What if someone suggested there was an animal that looks like a bear living in soil all over the world? And, by the way, it can bring itself back to life. It may sound like science-fiction, but a Warren Wilson College professor is one of the foremost authorities on this very real microscopic creature – the tardigrade, which is often called a “waterbear.” That expertise has now earned the biology professor, Paul Bartels, a coveted academic distinction as a Fulbright scholar.
“Fulbright recognizes academic expertise in a variety of subjects and makes that available to other countries,” Bartels said. “The program fosters intellectual exchanges between the United States and other nations. That’s the part that excites me the most about being a Fulbright Specialist. This program opens a funding window that allows people to work with colleagues all over the world.”
Through the Fulbright Specialist Program, Bartels will travel to Costa Rica to work on a project at the University of Costa Rica‘s Center for the Investigation of Marine and Limnological Science. He will collect tardigrade specimens from the Atlantic and Pacific coasts and conduct the first inventory of the animals in Costa Rica. In addition to work in the university’s lab, Bartels will deliver lectures and host workshops focused on his work.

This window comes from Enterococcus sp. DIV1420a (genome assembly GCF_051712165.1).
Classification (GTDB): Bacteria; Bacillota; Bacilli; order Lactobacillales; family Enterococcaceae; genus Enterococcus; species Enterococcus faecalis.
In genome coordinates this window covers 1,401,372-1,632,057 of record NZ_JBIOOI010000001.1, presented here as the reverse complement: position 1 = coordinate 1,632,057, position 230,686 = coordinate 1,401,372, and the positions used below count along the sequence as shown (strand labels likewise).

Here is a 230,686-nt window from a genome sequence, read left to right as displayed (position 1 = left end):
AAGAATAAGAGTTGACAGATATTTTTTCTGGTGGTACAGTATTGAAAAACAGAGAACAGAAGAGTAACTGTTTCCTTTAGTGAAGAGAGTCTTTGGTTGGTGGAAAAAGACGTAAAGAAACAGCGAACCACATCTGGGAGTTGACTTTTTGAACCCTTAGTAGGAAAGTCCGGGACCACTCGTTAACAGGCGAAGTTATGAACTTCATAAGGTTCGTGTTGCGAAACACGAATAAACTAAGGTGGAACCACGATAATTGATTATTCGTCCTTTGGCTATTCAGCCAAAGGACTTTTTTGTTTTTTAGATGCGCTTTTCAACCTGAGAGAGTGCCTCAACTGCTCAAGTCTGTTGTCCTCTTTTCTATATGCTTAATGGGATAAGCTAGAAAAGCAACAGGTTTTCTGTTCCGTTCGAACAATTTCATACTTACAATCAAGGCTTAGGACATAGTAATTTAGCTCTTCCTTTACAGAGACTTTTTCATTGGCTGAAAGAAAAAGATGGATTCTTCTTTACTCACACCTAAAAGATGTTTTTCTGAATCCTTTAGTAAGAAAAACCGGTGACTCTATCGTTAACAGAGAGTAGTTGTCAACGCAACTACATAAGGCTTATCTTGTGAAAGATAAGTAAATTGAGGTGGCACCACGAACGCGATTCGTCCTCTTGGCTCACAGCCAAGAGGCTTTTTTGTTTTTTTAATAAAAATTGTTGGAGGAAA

“I’m delighted with Paul’s accomplishment,” said Paula Garrett, vice president for academic affairs and dean of Warren Wilson College. “I’ve watched his research grow, and, with it, the sparkle in his eye and his passion for sharing this research with students. Faculty scholarship is one of the marks of a great institution. Thanks to professors like Paul Bartels, Warren Wilson College proves schools of any size can make significant contributions to the world. Paul’s work is already globally recognized, but this trip will expand his notoriety to levels we are only beginning to understand.”
Bartels, who was recently awarded an Appalachian College Association Fellowship for his 2017-18 sabbatical, sees the Fulbright recognition as a significant opportunity for Warren Wilson College students.
“All professors at Warren Wilson College are required to participate in scholarship outside of their classroom duties. My research enlivens my teaching in almost every class I teach. I can use the connections formed through research collaborations to help students tackle unique in-class projects. We partner with organizations across the country, and undergraduates often co-author papers with me. I expect my new colleagues in Costa Rica will offer future students similar opportunities,” Bartels added.
The Fulbright Specialist Program was launched in 2001 by the U.S. Department of State’s Bureau of Educational and Cultural Affairs. Unlike other Fulbright programs, the specialists embark on two- to six-week projects. Funding covers airfare, lodging and meals, among other benefits, for each Fulbright Specialist, according to the program’s website.